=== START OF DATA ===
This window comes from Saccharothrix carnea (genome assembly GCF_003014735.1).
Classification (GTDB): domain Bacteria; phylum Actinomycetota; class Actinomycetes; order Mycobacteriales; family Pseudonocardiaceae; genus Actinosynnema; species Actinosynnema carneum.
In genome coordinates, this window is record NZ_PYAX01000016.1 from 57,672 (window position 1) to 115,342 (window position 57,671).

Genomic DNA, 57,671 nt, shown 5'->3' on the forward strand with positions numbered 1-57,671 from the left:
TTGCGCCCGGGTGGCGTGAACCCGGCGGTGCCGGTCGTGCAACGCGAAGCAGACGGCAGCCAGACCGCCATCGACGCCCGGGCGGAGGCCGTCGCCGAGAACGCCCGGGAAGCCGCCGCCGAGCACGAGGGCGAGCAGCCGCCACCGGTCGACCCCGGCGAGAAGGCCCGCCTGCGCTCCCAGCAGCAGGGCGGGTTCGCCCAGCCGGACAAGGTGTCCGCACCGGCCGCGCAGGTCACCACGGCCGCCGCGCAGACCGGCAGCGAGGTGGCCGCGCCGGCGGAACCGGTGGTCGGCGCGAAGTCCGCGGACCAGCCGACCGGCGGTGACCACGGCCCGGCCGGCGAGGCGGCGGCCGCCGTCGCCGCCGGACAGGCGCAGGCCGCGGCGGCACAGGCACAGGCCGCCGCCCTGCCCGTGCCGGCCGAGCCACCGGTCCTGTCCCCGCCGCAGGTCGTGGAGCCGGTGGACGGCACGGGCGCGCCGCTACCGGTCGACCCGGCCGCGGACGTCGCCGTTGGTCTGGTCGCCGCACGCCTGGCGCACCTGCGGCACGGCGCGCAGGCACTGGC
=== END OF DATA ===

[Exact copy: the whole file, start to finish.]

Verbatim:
This window comes from Saccharothrix carnea (genome assembly GCF_003014735.1).
Classification (GTDB): domain Bacteria; phylum Actinomycetota; class Actinomycetes; order Mycobacteriales; family Pseudonocardiaceae; genus Actinosynnema; species Actinosynnema carneum.
In genome coordinates, this window is record NZ_PYAX01000016.1 from 57,672 (window position 1) to 115,342 (window position 57,671).

Genomic DNA, 57,671 nt, shown 5'->3' on the forward strand with positions numbered 1-57,671 from the left:
TTGCGCCCGGGTGGCGTGAACCCGGCGGTGCCGGTCGTGCAACGCGAAGCAGACGGCAGCCAGACCGCCATCGACGCCCGGGCGGAGGCCGTCGCCGAGAACGCCCGGGAAGCCGCCGCCGAGCACGAGGGCGAGCAGCCGCCACCGGTCGACCCCGGCGAGAAGGCCCGCCTGCGCTCCCAGCAGCAGGGCGGGTTCGCCCAGCCGGACAAGGTGTCCGCACCGGCCGCGCAGGTCACCACGGCCGCCGCGCAGACCGGCAGCGAGGTGGCCGCGCCGGCGGAACCGGTGGTCGGCGCGAAGTCCGCGGACCAGCCGACCGGCGGTGACCACGGCCCGGCCGGCGAGGCGGCGGCCGCCGTCGCCGCCGGACAGGCGCAGGCCGCGGCGGCACAGGCACAGGCCGCCGCCCTGCCCGTGCCGGCCGAGCCACCGGTCCTGTCCCCGCCGCAGGTCGTGGAGCCGGTGGACGGCACGGGCGCGCCGCTACCGGTCGACCCGGCCGCGGACGTCGCCGTTGGTCTGGTCGCCGCACGCCTGGCGCACCTGCGGCACGGCGCGCAGGCACTGGC